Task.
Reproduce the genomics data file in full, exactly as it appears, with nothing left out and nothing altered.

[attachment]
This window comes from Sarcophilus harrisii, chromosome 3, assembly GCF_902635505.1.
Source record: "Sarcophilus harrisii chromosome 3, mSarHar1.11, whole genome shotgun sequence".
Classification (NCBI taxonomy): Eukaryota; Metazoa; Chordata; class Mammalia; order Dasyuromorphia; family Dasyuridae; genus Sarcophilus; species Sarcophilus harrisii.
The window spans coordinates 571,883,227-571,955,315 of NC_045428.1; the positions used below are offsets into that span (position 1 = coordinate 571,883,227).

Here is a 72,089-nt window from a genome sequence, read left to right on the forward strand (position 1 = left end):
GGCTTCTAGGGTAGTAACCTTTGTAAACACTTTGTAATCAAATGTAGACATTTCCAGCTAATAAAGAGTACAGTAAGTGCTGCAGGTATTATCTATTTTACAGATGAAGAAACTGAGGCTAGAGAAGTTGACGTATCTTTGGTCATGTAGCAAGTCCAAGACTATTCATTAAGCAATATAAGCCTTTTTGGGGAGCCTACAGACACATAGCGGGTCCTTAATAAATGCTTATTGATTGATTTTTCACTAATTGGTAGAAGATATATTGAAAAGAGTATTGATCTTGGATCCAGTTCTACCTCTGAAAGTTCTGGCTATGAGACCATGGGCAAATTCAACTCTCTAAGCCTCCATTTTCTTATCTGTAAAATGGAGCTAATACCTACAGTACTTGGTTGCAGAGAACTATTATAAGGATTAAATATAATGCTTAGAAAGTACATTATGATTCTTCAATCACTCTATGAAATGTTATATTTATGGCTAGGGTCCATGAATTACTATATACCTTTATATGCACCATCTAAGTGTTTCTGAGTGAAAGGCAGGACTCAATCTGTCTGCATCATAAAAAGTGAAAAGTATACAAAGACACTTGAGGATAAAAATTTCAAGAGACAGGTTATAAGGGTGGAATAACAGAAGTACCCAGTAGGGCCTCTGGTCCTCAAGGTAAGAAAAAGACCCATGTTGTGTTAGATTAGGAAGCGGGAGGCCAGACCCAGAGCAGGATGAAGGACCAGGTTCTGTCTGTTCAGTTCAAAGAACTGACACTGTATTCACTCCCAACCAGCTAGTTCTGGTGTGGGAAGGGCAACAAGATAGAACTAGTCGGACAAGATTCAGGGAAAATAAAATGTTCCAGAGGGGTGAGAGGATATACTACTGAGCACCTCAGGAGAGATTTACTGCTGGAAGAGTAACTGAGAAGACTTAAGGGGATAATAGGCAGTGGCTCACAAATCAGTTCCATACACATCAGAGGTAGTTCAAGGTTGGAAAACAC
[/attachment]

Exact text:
This window comes from Sarcophilus harrisii, chromosome 3, assembly GCF_902635505.1.
Source record: "Sarcophilus harrisii chromosome 3, mSarHar1.11, whole genome shotgun sequence".
Classification (NCBI taxonomy): Eukaryota; Metazoa; Chordata; class Mammalia; order Dasyuromorphia; family Dasyuridae; genus Sarcophilus; species Sarcophilus harrisii.
The window spans coordinates 571,883,227-571,955,315 of NC_045428.1; the positions used below are offsets into that span (position 1 = coordinate 571,883,227).

Here is a 72,089-nt window from a genome sequence, read left to right on the forward strand (position 1 = left end):
GGCTTCTAGGGTAGTAACCTTTGTAAACACTTTGTAATCAAATGTAGACATTTCCAGCTAATAAAGAGTACAGTAAGTGCTGCAGGTATTATCTATTTTACAGATGAAGAAACTGAGGCTAGAGAAGTTGACGTATCTTTGGTCATGTAGCAAGTCCAAGACTATTCATTAAGCAATATAAGCCTTTTTGGGGAGCCTACAGACACATAGCGGGTCCTTAATAAATGCTTATTGATTGATTTTTCACTAATTGGTAGAAGATATATTGAAAAGAGTATTGATCTTGGATCCAGTTCTACCTCTGAAAGTTCTGGCTATGAGACCATGGGCAAATTCAACTCTCTAAGCCTCCATTTTCTTATCTGTAAAATGGAGCTAATACCTACAGTACTTGGTTGCAGAGAACTATTATAAGGATTAAATATAATGCTTAGAAAGTACATTATGATTCTTCAATCACTCTATGAAATGTTATATTTATGGCTAGGGTCCATGAATTACTATATACCTTTATATGCACCATCTAAGTGTTTCTGAGTGAAAGGCAGGACTCAATCTGTCTGCATCATAAAAAGTGAAAAGTATACAAAGACACTTGAGGATAAAAATTTCAAGAGACAGGTTATAAGGGTGGAATAACAGAAGTACCCAGTAGGGCCTCTGGTCCTCAAGGTAAGAAAAAGACCCATGTTGTGTTAGATTAGGAAGCGGGAGGCCAGACCCAGAGCAGGATGAAGGACCAGGTTCTGTCTGTTCAGTTCAAAGAACTGACACTGTATTCACTCCCAACCAGCTAGTTCTGGTGTGGGAAGGGCAACAAGATAGAACTAGTCGGACAAGATTCAGGGAAAATAAAATGTTCCAGAGGGGTGAGAGGATATACTACTGAGCACCTCAGGAGAGATTTACTGCTGGAAGAGTAACTGAGAAGACTTAAGGGGATAATAGGCAGTGGCTCACAAATCAGTTCCATACACATCAGAGGTAGTTCAAGGTTGGAAAACAC